Published: January 27, 2014
The professor used $1 million in Canadian science grants as a piggy bank to finance personal travels and his private business.
He expensed trips to science conferences he did not attend, rented apartments for extended stays outside the country, loaned business associates money, and bought gear that had nothing to with his research, according to documents describing the misconduct.
Postmedia News obtained the documents, using the Access to Information Act, from the Natural Sciences and Engineering Research Council that distributes close to $1 billion a year to academics across Canada.
The council will not name the scientist saying it must “protect” his identity because of the Privacy Act. It is also refuses to identify the university involved, despite NSERC’s recent pledge to be more transparent about academics who misuse taxpayers’ money. Continue reading
An arresting but widely criticized study that stoked fears about genetically modified foods (GMOs) was retracted Thursday.
The move was met with relief by scientists who heaped scorn on the French study after it was published last year. The study claimed a steady diet of genetically modified corn caused tumours in rats.
But observers say the damage will be hard to undo.
A celebrated Montreal scientist and a senior executive at one of the world’s biggest drug companies co-authored a study that contains “intentionally contrived and falsified” images, according to a report from McGill University.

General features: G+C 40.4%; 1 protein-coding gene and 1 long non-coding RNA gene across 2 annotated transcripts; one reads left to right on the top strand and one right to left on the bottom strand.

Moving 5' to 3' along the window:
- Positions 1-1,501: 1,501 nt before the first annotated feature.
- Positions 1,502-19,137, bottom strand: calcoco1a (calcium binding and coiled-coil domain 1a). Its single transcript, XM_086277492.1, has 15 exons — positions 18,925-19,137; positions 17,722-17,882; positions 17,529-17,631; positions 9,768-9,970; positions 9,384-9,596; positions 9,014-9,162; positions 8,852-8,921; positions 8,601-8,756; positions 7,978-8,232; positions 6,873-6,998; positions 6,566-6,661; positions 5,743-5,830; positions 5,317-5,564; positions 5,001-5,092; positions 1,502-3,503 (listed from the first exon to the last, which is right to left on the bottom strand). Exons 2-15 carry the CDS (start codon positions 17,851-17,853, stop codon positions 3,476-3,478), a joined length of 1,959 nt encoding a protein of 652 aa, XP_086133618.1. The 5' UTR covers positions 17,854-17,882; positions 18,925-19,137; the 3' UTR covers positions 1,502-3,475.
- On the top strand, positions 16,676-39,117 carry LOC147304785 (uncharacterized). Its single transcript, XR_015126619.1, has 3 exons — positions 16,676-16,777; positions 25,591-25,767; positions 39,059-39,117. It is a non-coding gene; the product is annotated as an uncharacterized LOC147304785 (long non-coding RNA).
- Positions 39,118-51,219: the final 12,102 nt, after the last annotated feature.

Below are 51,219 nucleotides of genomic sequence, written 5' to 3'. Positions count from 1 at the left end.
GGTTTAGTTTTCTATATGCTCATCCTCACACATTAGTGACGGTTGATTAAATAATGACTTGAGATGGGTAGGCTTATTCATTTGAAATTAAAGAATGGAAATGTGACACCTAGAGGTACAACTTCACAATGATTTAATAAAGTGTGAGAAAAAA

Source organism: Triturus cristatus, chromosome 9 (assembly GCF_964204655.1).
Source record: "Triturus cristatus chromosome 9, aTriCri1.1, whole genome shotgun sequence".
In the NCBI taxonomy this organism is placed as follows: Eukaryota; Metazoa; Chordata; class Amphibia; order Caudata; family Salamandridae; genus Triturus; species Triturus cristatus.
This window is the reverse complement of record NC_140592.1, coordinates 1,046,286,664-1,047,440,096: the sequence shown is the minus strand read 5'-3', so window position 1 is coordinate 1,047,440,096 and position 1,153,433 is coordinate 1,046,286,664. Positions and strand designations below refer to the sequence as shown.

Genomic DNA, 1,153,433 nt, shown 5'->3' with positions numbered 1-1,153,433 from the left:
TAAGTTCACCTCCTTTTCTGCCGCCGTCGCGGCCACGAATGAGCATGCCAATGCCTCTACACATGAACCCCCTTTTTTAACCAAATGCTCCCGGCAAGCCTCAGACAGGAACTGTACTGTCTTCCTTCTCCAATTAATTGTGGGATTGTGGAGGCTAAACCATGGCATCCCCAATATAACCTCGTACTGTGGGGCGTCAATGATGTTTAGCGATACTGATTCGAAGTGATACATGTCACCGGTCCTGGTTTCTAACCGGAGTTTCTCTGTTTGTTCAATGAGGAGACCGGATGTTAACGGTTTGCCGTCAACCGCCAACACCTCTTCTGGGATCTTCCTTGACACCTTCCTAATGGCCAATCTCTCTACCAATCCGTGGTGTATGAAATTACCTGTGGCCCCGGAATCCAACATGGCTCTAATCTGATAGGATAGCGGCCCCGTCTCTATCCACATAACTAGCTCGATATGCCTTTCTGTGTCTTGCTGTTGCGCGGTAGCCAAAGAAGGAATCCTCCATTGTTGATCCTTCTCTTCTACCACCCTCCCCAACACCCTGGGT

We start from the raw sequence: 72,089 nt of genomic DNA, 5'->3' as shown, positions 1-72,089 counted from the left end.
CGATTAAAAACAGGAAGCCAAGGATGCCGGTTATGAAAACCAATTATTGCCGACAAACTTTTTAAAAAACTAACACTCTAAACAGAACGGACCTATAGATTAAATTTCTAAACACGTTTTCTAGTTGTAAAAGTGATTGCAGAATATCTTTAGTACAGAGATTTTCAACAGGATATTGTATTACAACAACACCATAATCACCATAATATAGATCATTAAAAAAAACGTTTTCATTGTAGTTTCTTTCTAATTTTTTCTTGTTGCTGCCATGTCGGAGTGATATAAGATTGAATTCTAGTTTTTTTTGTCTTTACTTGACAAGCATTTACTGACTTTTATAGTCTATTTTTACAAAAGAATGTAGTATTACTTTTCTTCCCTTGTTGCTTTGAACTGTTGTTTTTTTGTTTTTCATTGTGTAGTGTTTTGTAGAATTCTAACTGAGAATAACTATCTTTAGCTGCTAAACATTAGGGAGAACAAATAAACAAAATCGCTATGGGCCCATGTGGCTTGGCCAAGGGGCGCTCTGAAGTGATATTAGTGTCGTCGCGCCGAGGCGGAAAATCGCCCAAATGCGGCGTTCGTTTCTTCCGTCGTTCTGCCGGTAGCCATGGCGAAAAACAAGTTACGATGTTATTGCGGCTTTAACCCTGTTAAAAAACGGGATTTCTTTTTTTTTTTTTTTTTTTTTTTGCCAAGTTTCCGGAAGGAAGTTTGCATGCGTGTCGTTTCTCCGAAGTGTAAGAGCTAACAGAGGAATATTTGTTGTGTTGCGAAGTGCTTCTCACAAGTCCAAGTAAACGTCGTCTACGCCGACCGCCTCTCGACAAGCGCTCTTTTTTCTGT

The two researchers and McGill officials are saying little publicly about the case that is attracting international attention.
But a summary of a McGill’s internal investigation obtained by Postmedia News says “falsifications” were found in a study co-authored by Maya Saleh, an associate professor in McGill’s medical faculty, and Donald Nicholson, a vice-president and senior scientist at Merck Research Laboratories in New Jersey. Nicholson is listed as an adjunct professor of biochemistry at McGill, but university officials say he does not teach at the school.
McGill’s committee on research misconduct concluded in November that two figures in a study by Saleh and Nicholson, published in the high-profile journal Nature, “were intentionally contrived and falsified,” the summary says. Continue reading
Published October 23, 2012
By Margaret Munro
A leading University of Toronto researcher has been censured for self-plagiarism – and “severe abuse of the scientific publishing system” – after a software program revealed his group had been recycling text from previous studies.
Stephen Matthews and two colleagues in the university’s faculty of medicine “self-plagiarized” text from five other reports in a 2005 paper in the journal Neuroscience & Biobehavioral Reviews, says a retraction notice published by the journal this month.
“This article represents a severe abuse of the scientific publishing system,” says the notice.
Matthews was not responding to interview requests Tuesday.
“He’s busy,” said Lloyd Rang, executive director of communications at University of Toronto’s faculty of medicine, who depicted the case as a copyright squabble over a paper that was always intended as a “review.”
“Under the strictest definition of copyright it had to be original, but there are only so many ways to describe the research landscape,” Rang said of Matthews’ report that now has “retracted” stamped across it in bold red letters. Continue reading